This struck me as puzzling – Fukushima, without at all denying its impact, still seemed less consequential than Chernobyl, also a level 7 accident – until I realized that there is no level 8. Thus, anything between Fukushima and Chernobyl would be classified as level 7 simply because there is nothing higher. A flaw in the classification system? Maybe – but it’s what there is.
NPR has a try at sorting out the differences between Chernobyl and Fukushima:
Though Fukushima and Chernobyl are both level 7 nuclear accidents, the health consequences in Japan to date are much less severe. In part, that's because far more radiation was released at Chernobyl. So far, Fukushima Daiichi has released about one-tenth of the amount of radioactive material that escaped Chernobyl, according to an official from the International Atomic Energy Agency.
A little more:
At Chernobyl, an entire reactor exploded, sending up a massive fire and radioactive plume that dispersed radiation over a wide area. The reactor at the Soviet plant was not surrounded by any containment structure, so radiation escaped freely.
People near Chernobyl were not warned against drinking contaminated milk, and many residents later developed thyroid cancer. Two Chernobyl plant workers died on the night of the accident, and 28 more people died within a few weeks from radiation poisoning. Over the long term, several thousand more people were put at risk for cancer.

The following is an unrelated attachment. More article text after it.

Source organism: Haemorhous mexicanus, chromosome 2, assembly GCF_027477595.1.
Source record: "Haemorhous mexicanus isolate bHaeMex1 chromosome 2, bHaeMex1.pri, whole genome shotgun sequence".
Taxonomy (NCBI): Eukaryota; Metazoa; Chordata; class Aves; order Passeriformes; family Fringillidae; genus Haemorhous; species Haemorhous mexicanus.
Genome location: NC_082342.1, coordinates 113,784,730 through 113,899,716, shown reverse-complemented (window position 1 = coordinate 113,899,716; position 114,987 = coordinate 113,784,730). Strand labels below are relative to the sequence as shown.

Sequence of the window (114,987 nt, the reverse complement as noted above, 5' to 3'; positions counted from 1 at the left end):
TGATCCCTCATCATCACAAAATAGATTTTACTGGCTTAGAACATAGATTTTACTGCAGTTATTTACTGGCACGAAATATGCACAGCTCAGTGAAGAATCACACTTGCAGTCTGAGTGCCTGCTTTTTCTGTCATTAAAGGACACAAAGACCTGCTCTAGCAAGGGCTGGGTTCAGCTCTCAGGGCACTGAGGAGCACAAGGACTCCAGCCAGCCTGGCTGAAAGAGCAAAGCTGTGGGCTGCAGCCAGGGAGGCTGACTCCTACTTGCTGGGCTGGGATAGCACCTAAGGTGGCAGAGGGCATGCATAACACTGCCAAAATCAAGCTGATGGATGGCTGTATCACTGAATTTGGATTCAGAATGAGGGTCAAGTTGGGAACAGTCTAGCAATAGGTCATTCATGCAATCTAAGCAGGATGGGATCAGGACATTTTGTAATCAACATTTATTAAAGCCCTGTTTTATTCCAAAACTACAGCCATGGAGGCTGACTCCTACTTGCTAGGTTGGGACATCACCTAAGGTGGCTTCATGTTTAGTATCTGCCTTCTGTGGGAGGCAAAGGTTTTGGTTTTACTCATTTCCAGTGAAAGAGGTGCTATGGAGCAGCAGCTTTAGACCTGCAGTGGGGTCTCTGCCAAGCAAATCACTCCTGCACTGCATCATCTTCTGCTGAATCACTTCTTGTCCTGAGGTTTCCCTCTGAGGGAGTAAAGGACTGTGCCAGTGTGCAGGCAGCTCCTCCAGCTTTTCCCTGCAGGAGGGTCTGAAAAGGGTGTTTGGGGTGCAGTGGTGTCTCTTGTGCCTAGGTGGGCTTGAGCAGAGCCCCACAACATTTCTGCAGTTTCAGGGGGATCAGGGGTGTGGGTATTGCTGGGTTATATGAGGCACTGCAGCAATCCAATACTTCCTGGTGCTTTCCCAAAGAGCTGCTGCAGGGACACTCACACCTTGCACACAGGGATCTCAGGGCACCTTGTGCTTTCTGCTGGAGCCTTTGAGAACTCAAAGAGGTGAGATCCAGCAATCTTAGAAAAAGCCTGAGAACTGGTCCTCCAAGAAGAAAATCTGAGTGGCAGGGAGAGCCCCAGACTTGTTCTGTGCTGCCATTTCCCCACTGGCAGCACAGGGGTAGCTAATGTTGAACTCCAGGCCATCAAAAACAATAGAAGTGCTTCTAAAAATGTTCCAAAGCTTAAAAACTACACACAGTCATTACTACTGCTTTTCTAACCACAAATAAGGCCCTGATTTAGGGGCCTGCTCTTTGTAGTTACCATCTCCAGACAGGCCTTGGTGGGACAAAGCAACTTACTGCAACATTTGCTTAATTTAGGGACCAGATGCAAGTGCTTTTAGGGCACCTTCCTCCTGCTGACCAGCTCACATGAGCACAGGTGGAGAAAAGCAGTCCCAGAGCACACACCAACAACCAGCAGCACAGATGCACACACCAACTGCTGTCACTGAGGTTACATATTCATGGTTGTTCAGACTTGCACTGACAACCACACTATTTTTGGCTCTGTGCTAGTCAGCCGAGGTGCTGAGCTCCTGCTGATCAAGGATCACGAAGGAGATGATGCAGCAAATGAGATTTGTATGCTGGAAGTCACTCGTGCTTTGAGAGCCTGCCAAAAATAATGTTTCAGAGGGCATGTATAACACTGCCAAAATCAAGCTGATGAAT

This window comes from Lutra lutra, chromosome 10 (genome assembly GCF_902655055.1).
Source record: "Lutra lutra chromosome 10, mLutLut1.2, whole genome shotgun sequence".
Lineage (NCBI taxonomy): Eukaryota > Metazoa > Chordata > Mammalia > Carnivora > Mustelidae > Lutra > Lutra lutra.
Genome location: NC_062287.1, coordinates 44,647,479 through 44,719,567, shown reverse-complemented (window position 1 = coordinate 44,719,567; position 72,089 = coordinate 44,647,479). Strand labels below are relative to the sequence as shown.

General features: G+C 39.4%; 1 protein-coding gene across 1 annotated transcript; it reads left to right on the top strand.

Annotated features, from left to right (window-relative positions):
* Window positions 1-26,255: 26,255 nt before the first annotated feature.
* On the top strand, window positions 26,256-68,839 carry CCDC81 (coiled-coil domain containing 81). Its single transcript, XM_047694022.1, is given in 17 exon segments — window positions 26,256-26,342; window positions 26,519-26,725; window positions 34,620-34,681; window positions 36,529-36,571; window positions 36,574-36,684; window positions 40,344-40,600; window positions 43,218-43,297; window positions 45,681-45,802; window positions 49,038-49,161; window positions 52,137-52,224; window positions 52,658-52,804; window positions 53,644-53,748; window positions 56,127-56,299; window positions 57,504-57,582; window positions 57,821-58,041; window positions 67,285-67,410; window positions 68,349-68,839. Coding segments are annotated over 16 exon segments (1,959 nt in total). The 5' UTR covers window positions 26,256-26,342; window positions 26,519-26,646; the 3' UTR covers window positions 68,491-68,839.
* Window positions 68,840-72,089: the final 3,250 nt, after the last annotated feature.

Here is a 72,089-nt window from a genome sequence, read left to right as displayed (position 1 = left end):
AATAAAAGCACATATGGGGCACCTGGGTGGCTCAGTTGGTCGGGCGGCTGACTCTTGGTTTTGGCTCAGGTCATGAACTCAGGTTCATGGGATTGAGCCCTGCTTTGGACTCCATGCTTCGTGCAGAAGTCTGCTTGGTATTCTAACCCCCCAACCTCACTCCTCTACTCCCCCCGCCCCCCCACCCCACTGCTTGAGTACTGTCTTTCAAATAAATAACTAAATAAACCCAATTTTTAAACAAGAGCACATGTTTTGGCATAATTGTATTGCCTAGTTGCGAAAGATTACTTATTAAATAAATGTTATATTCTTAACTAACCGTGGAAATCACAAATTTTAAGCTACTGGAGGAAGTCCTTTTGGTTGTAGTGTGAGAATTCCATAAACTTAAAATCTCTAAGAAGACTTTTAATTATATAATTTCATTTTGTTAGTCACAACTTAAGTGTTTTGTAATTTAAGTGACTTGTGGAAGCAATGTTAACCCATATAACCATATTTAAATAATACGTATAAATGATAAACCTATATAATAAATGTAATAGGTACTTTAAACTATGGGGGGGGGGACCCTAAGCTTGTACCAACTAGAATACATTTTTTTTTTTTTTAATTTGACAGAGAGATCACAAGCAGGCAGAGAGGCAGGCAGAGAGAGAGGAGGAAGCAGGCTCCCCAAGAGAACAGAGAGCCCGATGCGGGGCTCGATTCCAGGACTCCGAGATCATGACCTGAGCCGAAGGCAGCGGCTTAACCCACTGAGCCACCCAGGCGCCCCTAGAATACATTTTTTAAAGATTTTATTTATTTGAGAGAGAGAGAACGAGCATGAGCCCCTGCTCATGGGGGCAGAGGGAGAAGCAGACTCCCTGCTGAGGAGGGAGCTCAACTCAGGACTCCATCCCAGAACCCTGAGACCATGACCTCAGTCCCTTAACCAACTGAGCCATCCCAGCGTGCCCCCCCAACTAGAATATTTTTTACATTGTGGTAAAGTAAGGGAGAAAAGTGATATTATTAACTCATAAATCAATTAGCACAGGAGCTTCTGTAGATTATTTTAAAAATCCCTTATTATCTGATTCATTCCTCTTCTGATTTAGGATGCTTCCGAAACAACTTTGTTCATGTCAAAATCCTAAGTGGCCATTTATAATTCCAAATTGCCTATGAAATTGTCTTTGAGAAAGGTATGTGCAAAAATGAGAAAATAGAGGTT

That speaks to the Soviet desire to keep things secret, even if the cost was their own population.
I will note, though I don’t want to stress this too hard, that the actual cancer risk from Chernobyl is a highly controversial issue. Why not take a side on it? Because the Soviets did treat the issue irresponsibly and shouldn’t enjoy much room for evading further responsibility now (even if the breakup of the Soviet Union – Chernobyl is in Ukraine - makes that stance problematic.)
Much of the radioactive material already released in Japan has been carried out to sea away from populated areas, thanks to prevailing winds. And the government moved quickly to evacuate people from risky areas and to keep contaminated food out of the stores.
And the Japanese, by contrast, have been quite responsible, with a portion of good luck. There’ll doubtless be more to say about this. One thing really isn’t much like the other, level 7 or no.